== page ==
Helper police launching animal ordinance enforcement effort
|In a concentrated effort to alleviate mounting animal problems, the Helper police department intends to strictly enforce an existing ordinance governing the licensing, leashing and controlling of canine pets within the city's boundaries.|
Dogs may be considered man's best friend, but when allowed to run loose or handled improperly, the canines become a detriment to a community.
In the case of Helper city, the problems associated with animals appear to be becoming worse.
"We have had a lot of complaints from people and we see a lot of violations of our code," indicated Helper Police Chief George Zamantakis. "It's getting worse and worse and we are going to get control of the situation."
For Helper residents, controlling the situation means no more Mr. Niceguy attitudes displayed by the police department.
"We are going to enforce the ordinance that the city has in place regarding licensing, leashing and dogs running loose," declared the police chief. "And we are also going to go after people who don't clean up after their dogs."
The final problem is one that the city has been struggling with for years.
Last spring, the Helper City Council granted a trial period to dog owners to use the river parkway to walk dogs, on condition people would take care of the waste produced by the animals.
At first, things seemed to be going along quite well. But lately, people are neglecting the chore of cleaning up after the animals.
"There's a lot of places on the parkway where there is a lot of it," commented Bob Welch, Helper city councilman. "People are not cleaning up like they should."
At the prior council meetings, a group of citizens indicated that the members would help monitor the situation, educate individuals who walked dogs on the parkway and keep the paths clean of animal wastes.
Tied partially to the issue is the problem of dogs running loose. Residents sometimes walk dogs without leashes on the parkway and other areas within the city, according to the police department. The animals frequently relieve themselves on other people's property.
"We actually had some on the lawn in front of the police department that someone left there for us to clean up," pointed out Zamantakis. "That's it. We are going to get tough on the leash laws and people just letting their dogs run."
Part of the concentated enforcement effort will come in the form of following up on compliance with pet licensing regulations.
"Licenses were due in January and it is now August," explained Zamantakis. "If they haven't bought them by now, there is no excuse.
"A license costs $6 if the animal is spade and $12 if it is not. The tickets we issue for not having the animal licensed will cost the owner $40. And from now on, there will be no exceptions," cautioned the police chief.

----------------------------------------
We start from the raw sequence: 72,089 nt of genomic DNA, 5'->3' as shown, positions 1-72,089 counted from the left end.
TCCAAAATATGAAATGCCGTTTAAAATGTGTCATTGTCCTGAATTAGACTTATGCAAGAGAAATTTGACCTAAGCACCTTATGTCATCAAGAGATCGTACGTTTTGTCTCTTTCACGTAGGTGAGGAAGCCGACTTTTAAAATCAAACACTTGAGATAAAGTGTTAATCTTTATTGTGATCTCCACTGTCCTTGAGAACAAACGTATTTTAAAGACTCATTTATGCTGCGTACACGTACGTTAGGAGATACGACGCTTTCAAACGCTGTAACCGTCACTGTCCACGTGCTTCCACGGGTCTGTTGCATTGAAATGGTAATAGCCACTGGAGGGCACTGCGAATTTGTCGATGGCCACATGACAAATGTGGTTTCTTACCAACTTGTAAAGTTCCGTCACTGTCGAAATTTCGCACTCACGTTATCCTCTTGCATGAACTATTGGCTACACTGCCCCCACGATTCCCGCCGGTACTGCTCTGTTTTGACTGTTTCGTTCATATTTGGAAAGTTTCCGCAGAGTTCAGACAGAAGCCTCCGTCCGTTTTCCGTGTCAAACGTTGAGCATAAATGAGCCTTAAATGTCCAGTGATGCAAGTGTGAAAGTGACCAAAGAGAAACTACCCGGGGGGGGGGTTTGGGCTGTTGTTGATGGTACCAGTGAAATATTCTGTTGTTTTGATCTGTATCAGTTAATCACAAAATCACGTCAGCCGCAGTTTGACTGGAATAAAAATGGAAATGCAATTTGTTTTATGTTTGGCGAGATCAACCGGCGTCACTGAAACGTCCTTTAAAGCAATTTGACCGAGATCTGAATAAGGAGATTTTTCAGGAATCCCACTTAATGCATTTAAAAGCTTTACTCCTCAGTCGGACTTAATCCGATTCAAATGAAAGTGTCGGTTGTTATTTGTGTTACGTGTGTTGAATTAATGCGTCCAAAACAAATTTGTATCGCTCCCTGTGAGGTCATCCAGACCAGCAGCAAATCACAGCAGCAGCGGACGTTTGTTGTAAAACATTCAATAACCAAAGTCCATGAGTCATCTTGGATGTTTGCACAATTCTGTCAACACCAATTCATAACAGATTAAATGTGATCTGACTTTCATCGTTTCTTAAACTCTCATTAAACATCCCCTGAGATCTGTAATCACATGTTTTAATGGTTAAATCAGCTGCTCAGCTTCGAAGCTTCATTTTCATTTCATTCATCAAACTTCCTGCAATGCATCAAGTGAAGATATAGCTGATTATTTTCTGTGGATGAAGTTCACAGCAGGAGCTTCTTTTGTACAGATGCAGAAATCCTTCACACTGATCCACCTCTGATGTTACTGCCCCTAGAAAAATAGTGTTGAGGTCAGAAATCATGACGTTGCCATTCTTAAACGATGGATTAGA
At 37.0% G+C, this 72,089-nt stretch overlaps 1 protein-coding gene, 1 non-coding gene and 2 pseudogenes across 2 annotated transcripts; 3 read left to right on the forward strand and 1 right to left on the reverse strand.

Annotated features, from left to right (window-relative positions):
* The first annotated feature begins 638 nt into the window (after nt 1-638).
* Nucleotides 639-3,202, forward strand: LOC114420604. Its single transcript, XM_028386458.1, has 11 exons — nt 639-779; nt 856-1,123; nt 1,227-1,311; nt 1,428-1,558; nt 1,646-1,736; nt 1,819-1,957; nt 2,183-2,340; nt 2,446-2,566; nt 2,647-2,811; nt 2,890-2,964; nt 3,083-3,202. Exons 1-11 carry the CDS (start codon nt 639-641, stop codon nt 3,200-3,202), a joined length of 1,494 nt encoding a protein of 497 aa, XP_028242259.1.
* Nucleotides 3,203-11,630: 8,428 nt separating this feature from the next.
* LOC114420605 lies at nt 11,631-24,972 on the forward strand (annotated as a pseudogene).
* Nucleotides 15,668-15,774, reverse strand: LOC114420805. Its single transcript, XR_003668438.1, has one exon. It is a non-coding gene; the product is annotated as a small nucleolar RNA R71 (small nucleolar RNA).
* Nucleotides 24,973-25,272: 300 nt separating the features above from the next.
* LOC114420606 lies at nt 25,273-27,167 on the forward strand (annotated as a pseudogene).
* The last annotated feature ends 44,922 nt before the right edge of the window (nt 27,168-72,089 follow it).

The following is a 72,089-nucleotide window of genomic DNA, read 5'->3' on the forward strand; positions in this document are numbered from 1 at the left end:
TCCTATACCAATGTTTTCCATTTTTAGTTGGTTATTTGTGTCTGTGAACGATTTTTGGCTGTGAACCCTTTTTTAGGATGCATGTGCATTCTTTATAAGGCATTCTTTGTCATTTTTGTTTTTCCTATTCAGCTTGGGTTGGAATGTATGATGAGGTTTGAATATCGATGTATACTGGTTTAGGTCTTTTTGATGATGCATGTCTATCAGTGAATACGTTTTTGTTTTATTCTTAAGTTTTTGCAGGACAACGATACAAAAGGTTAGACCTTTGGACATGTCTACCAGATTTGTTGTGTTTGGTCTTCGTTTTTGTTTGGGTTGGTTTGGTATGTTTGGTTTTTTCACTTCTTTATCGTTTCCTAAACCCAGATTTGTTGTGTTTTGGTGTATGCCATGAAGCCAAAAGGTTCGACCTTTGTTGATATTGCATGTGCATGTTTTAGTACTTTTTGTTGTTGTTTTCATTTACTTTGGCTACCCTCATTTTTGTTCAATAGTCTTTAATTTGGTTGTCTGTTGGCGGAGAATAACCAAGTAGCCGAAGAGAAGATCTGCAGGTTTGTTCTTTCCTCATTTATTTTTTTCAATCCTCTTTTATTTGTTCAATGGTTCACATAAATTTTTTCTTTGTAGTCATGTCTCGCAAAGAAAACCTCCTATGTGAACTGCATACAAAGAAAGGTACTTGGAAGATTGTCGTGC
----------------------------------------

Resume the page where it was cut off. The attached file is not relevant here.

Zamantakis also pointed out that the animal ordinance restricts the number of dogs and cats individuals can keep within the city limits.
"A resident can have three dogs or three cats and no more," stated the police chief. "If they have more than that, they are in violation of the law."
For Helper residents who think they can get away with not licensing animals within the city limits, Zamantakis issued a warning.
The records management system being installed in all city law enforcement patrol vehicles will be able to access licensing information immediately.
The system will give police officers the ability to make decisions right on the scene of a potential violation.
Some people have a tendency to view animal licenses as more government intervention into citizens' lives and a way for the city to make money.
But licenses help ensure that the animals' rabies vaccinations are current, explained the police chief. And in the event a dog should wander away from a residence, the license also identifies the animal's owner.
"People just need to take care of their own," stated Zamantakis. "They need to not let their dogs run loose or disturb their neighbors in any way. Barking dogs are a big problem. Regardless of circumstances, noisy dogs need to be controlled. They are a violation of the law."
Citizens may visit the police department and purchase animal licenses Monday through Thursday. Proof of current rabies vaccination is required.
"People don't need to worry that we are hanging around down here ready to give people tickets who are buying their licenses late," concluded Zamantakis. "We just want them to take care of their animals and to follow the laws pertaining to them."